The conundrum becomes: Nothing good will come from my building this bridge. It will, in fact, hurt the cause for which I’m fighting. But it is important to me, personally, that I build something to the best of my abilities and that I see it through to the end.

            I tie myself in knots about this kinda thing, privately, wondering which tasks deserve more of me: the creative tasks that I most want to pursue, or the creative tasks that might prove most beneficial to my purposes? I generally want to generate more material than I could ever claim to be the best work I could do.

I love to write, and I want to always be doing it.

Well if I’m writing all the time, it means projects will begin and end, come and go, and as time goes by there’ll be plenty I look back on and cringe about. Maybe renounce.

Also, if I want to boost my odds at getting a book deal, I should be focusing at least as much attention on the podcast as on my writing; and, strangely, I should probably splitting my time threefold among writing, podcasting, and making videos on Instagram.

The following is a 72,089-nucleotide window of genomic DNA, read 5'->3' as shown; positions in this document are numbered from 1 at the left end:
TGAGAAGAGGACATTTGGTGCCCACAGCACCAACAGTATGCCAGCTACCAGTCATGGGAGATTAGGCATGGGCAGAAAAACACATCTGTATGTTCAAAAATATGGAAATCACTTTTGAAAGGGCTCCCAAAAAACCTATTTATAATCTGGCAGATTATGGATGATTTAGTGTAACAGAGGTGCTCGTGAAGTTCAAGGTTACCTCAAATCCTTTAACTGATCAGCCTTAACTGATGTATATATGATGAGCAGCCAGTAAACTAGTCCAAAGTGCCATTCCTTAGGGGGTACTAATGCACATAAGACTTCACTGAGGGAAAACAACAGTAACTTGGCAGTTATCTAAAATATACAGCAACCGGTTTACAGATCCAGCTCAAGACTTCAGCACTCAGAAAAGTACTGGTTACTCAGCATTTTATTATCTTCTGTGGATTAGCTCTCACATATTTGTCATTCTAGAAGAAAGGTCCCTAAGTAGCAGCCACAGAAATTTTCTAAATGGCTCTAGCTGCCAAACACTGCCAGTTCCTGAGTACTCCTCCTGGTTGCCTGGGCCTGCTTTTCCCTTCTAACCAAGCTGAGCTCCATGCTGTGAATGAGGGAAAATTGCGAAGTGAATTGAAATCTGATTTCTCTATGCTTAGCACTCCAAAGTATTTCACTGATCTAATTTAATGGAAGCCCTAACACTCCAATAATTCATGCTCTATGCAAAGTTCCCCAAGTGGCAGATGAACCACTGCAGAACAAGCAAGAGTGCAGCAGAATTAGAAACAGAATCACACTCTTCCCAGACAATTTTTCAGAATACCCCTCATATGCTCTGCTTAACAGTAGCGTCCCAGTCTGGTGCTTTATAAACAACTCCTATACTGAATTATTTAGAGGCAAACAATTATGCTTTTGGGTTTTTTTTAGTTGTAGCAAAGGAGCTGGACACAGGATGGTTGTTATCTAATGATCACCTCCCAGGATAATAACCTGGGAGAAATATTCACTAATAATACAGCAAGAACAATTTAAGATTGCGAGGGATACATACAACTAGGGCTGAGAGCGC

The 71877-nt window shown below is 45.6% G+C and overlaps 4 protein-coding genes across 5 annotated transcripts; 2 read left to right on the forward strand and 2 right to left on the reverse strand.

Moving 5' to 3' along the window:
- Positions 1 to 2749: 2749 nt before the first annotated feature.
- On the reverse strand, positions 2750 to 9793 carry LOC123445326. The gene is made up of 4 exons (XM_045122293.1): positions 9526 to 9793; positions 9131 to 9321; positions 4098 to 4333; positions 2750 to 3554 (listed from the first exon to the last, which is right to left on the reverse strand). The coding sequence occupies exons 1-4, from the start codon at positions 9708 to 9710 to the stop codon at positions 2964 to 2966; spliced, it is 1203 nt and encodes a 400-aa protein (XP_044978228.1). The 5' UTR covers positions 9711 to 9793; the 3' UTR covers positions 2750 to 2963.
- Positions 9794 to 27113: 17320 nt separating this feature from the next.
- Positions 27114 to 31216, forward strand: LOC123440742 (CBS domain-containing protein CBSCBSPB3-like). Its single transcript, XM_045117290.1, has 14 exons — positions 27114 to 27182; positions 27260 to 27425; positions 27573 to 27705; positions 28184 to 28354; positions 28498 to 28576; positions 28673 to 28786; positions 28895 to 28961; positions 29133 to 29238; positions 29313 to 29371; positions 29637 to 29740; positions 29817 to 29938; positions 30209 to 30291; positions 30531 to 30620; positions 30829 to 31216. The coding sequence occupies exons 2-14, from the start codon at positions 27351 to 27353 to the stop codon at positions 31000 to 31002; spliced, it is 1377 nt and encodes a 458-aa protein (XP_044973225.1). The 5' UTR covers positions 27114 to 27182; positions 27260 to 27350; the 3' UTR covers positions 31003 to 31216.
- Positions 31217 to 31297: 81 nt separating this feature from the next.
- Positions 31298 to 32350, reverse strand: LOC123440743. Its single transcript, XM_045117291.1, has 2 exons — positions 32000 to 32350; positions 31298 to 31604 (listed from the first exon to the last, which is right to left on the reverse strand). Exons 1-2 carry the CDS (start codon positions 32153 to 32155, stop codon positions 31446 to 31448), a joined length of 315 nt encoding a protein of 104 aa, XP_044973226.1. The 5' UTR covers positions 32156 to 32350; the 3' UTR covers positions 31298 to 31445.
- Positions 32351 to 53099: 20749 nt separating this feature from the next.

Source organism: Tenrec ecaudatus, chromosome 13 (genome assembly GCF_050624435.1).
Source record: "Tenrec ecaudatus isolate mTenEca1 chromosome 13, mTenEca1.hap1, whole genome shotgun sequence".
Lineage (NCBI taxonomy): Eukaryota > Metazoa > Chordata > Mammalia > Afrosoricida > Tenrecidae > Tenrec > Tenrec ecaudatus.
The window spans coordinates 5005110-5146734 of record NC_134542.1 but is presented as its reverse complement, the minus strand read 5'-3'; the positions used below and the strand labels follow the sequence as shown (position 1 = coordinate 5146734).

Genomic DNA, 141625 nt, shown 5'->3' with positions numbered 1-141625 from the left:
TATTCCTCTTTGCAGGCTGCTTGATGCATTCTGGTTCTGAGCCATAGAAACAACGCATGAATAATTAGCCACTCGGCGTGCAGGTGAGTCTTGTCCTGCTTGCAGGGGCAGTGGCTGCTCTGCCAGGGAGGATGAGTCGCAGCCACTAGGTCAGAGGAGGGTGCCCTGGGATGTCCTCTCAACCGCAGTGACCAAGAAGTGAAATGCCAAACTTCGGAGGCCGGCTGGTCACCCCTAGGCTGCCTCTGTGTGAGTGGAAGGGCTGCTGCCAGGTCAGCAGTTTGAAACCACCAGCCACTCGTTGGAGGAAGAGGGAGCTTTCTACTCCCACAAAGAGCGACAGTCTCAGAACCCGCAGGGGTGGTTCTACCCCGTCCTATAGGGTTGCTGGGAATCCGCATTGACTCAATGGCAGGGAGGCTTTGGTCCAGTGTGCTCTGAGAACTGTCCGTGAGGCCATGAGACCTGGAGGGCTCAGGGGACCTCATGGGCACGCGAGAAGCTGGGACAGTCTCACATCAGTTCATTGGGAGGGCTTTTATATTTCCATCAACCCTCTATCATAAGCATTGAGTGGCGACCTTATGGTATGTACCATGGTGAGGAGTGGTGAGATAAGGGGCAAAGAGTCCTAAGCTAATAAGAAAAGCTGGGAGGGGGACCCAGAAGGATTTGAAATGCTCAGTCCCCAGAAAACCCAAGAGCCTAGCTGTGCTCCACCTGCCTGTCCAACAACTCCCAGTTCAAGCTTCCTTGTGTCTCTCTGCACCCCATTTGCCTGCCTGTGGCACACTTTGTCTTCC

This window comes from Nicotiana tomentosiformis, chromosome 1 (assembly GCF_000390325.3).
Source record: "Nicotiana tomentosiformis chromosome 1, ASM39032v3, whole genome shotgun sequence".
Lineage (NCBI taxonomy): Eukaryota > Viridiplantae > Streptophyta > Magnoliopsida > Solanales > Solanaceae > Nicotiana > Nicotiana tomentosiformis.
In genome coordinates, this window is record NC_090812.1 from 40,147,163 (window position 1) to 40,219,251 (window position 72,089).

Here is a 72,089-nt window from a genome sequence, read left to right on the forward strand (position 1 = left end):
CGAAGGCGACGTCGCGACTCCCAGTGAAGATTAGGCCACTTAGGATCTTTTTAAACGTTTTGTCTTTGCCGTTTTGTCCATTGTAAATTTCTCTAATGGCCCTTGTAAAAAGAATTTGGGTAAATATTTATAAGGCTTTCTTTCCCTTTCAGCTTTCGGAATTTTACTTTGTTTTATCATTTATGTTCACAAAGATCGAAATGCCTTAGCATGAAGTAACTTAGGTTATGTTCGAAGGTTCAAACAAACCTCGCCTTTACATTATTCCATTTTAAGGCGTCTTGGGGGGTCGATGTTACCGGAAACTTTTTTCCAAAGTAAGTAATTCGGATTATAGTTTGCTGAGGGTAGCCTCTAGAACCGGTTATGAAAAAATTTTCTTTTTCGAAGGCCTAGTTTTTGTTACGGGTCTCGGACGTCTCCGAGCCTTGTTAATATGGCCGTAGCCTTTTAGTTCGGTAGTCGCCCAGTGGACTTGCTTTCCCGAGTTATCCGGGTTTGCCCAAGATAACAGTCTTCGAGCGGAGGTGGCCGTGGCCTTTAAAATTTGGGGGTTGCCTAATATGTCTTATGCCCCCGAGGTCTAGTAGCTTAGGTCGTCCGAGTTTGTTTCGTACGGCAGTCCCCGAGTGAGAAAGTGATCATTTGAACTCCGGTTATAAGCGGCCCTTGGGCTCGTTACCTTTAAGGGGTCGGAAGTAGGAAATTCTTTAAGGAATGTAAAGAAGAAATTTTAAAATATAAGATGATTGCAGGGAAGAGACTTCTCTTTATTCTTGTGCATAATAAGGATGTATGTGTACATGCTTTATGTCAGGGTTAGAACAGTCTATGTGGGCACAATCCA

I want a creative life like Orson Welles or Conan O’Brien—a fever of productivity and output.

            I do think that, if you work so feverishly and put out so much content, you’re more likely to capture the few glimpses of genius that visit us in a lifetime.

            The other thing that’s ringing my bell here, and that I haven’t quite reconciled, is the willingness of Guinness’s character’s (guy’s name is Colonol Nicholson) to be tortured by his captors in the beginning, when he’s refusing to follow orders and get to work on the bridge. Rules of war dictate that, as an officer, he’s exempt from manual labor, but his captor Saito (Sessue Hayakawa) doesn’t give a shit. Saito’s got a deadline to meet for this bridge and he wants his captives to work.

            Nicholson really is prepared to die out of principle.